From Counterculture to Corporate Giants: Unveiling the Rise and Fall of Activist Businesses

Joshua Clark Davis’s From Head Shops to Whole Foodsisn’t your typical business history book. This thought-provoking read delves into the fascinating, yet short-lived, phenomenon of activist entrepreneurs who emerged during the 1960s and 70s.

Beyond Profits: Businesses with a Mission

from head shops to whole foods book cover

Davis sheds light on a unique group who challenged the traditional profit-driven model of capitalism. These entrepreneurs, inspired by social movements like Black Power, feminism, and environmentalism, used their businesses to promote social change.

Imagine African American bookstores fostering cultural identity, or feminist businesses offering fair wages and childcare – these were just a few examples of how these businesses defied the status quo.

A Glimpse into Alternative Economies

The book explores how these businesses functioned differently. They often experimented with worker ownership, democratic decision-making, and prioritizing ethical sourcing over maximizing profits. Davis analyzes their strategies within three key areas: product selection that reflected their values, creating community spaces beyond just shopping, and operating outside of traditional hierarchical management structures.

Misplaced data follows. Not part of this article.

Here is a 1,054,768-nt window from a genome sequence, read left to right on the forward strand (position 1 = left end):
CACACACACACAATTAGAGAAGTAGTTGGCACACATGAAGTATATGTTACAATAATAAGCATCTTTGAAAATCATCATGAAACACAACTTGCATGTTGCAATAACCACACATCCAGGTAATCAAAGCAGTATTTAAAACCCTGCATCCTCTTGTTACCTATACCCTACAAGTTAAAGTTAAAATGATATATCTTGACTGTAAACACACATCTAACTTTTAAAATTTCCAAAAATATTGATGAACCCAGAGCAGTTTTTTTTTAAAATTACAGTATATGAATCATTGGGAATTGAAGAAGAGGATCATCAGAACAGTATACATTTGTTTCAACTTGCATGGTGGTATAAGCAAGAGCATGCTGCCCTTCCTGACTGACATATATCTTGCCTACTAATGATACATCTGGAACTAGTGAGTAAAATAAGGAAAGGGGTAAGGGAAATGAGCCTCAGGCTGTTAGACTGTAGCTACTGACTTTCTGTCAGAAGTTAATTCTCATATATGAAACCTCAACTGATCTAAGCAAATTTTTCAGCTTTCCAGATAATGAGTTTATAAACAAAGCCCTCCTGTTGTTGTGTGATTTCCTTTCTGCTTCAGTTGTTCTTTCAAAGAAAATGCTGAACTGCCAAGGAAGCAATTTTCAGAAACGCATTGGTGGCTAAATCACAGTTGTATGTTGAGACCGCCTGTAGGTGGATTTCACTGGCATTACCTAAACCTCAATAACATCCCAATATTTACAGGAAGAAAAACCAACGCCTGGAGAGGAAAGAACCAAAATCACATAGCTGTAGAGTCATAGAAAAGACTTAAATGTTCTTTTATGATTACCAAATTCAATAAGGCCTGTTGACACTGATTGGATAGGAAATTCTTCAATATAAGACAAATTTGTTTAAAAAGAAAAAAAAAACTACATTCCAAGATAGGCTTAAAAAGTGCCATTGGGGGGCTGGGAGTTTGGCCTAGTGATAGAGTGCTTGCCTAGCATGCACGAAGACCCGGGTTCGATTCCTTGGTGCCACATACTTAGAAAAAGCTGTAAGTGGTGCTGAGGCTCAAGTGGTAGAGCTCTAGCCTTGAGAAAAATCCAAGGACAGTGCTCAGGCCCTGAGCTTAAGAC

A Cautionary Tale of Co-optation

While many activist businesses ultimately failed due to financial limitations or internal conflicts, their legacy lives on. Davis argues that large corporations today have adopted the language of social responsibility and ethical sourcing, but often without the genuine commitment to change that characterized the original activist businesses. Whole Foods, once a champion of natural foods and community engagement, is a prime example of this co-optation.

From Head Shops to Whole Foods is more than just a historical account. It’s a call to action, reminding us of the power of businesses to be agents of positive change. The book will leave you pondering the potential for a future where businesses prioritize social and environmental well-being alongside financial success.

In this beautifully written, elegantly conceived, and deeply researched book, Davis traces the histories of 1960s-era small enterprises aimed at alternative forms of capitalism. His clear prose and sharp analysis illuminates the U.S. economy’s appetite for reform under capitalism. An essential work.

Who Should Read This Book?

This book is a compelling read for anyone interested in:

  • The intersection of social movements and business
  • Alternative economic models
  • The history of social justice movements in the US
  • The evolution of corporate social responsibility practices

If you’re looking for a thought-provoking exploration of business beyond the bottom line, From Head Shops to Whole Foods is a must-read. Get a copy here.

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by Joshua Clark Davis
Publisher: Columbia University Press (August 8, 2017)
Paperback: 336 pages